One of the aspects of clinical medicine that many healthcare workers find challenging is shift work, particularly shift work that involves working overnight. Nearly one out of every five nurses who work night shifts develops shift work disorder (SWD) because of the chronic disruption they endure with regard to their sleep-wake cycle. Indeed, when circadian rhythms are thrown off by nontraditional schedules, several troubling symptoms can arise. For instance, SWD often involves drowsiness and excessive sleepiness, as well as changes in hormone levels, hunger, body temperature, and alertness. These symptoms can negatively impact not only work but also personal lives and have long-term harmful effects on physical health as well as mental health.
While lifestyle changes can help in the treatment of SWD, nurses and perhaps physicians, often are unable to overcome their symptoms while continuing their shift work. Researchers are therefore interested in other ways to improve SWD. A new study has shown that both cognitive behavioral therapy (CBT) and sleep hygiene interventions can help with insomnia that accompanies shift work.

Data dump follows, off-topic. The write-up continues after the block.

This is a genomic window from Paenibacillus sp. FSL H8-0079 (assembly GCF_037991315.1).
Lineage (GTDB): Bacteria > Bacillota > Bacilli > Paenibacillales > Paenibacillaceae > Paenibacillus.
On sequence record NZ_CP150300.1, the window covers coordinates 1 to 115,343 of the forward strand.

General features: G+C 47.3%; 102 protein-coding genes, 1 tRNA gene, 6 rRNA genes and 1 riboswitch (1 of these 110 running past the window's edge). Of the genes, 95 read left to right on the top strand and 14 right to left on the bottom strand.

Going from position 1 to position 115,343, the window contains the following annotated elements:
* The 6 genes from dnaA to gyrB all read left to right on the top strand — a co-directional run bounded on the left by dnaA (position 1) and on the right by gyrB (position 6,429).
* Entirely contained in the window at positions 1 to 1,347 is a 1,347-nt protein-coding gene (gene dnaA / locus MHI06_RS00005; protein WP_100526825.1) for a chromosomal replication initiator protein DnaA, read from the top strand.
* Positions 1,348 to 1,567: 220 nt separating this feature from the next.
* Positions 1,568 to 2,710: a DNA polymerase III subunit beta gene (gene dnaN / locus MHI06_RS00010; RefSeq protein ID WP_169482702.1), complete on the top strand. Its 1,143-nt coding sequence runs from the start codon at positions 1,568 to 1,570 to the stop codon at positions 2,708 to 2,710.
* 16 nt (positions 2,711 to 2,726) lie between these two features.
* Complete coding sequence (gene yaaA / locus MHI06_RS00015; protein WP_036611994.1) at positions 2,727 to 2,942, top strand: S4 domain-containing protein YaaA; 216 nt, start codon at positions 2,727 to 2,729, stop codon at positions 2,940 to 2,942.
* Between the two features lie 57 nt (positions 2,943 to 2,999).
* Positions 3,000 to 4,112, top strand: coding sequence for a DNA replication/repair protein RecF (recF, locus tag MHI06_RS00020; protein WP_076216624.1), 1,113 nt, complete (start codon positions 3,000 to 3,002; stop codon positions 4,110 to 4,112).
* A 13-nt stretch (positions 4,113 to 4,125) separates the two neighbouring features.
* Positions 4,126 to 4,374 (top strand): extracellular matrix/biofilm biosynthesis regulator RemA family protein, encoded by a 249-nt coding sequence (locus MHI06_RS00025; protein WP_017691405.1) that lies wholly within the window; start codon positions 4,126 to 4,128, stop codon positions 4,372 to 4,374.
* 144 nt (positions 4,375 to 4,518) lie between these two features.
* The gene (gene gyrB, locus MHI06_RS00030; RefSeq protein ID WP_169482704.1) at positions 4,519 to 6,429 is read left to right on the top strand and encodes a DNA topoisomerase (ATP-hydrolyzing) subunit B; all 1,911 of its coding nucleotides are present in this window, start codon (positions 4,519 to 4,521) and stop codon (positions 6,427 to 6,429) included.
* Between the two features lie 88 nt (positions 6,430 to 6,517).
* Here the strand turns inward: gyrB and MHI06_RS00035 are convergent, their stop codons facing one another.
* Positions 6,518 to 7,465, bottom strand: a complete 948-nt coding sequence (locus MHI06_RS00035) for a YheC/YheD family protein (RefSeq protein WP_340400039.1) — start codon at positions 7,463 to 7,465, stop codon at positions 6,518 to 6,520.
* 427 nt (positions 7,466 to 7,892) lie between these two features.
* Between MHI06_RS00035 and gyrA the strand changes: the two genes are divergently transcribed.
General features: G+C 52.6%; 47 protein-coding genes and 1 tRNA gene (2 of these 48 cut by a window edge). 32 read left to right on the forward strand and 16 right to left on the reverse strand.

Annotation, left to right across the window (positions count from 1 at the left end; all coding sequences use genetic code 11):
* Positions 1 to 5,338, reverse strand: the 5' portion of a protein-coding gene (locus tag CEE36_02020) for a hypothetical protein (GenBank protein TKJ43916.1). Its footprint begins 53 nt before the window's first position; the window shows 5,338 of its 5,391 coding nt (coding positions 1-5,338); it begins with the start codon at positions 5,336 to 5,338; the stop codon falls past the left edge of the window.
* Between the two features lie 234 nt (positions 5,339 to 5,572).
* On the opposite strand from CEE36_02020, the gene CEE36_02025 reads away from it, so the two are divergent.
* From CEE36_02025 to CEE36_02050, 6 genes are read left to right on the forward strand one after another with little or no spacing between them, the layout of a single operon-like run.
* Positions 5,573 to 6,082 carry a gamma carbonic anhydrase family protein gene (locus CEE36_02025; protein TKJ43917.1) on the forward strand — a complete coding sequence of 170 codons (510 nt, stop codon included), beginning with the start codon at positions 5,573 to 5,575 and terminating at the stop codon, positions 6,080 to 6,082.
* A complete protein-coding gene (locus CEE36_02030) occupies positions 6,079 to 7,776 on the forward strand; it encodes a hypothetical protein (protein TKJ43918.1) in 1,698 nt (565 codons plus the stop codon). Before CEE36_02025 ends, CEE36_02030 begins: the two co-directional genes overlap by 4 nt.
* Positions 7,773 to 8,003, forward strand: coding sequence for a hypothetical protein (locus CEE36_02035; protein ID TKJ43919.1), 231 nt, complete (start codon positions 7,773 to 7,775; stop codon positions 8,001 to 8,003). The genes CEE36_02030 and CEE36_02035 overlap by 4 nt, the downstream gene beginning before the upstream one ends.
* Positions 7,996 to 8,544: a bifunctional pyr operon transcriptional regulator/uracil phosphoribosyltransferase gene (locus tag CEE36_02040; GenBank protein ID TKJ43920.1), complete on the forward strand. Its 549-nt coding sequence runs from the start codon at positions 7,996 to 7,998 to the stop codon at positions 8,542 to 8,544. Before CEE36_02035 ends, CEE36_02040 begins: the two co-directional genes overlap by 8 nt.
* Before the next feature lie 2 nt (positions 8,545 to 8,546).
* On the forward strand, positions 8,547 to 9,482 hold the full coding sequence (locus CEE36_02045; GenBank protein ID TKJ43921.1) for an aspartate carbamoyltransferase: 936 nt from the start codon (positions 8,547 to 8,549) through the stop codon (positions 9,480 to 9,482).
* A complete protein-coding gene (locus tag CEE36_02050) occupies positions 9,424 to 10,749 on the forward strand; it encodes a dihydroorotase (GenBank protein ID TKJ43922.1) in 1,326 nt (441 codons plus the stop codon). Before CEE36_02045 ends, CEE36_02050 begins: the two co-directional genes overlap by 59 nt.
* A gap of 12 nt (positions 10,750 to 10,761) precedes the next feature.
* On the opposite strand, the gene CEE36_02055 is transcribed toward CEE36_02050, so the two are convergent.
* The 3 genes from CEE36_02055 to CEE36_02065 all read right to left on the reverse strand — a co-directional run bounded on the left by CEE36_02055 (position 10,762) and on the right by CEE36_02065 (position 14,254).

For this study, researchers analyzed data from 83 shift workers. The study participants received either a sleep hygiene intervention, a CBT intervention with a group, or a self-help CBT intervention and were evaluated before, immediately after, and 6 months following their interventions.
The researchers found that all 3 types of interventions improved symptoms in shift workers. Specifically, the participants enjoyed improvements in perceived insomnia severity, restedness, recovery after working a shift, symptoms of burnout, and sleep-related dysfunctional beliefs. They also improved their total sleep time after these interventions, as measured through actigraphy. While there were no significant differences in the impact of the different sleep interventions, CBT seemed slightly more effective in improving symptoms related to mood.
Ongoing research should help to determine how to best overcome SWD and improve quality of life amongst those who want to continue shift work. A protocol has recently been proposed to evaluate the potential impact of acupuncture on nurses who work overnight. These data will improve our ability to empower healthcare workers to work overnight without suffering consequences to their health.
Jarnefelt, H. et al. (2020). Cognitive behavioural therapy interventions for insomnia among shift workers: RCT in an occupational health setting. Int Arch Occup Environ Health, 93(5), 535-550.
Ning, Y. et al. (2020). The fMRI study for acupuncture on shift work sleep disorder: Study protocol for a randomized controlled neuroimaging trial. Medicine (Baltimore), 99(36), e2068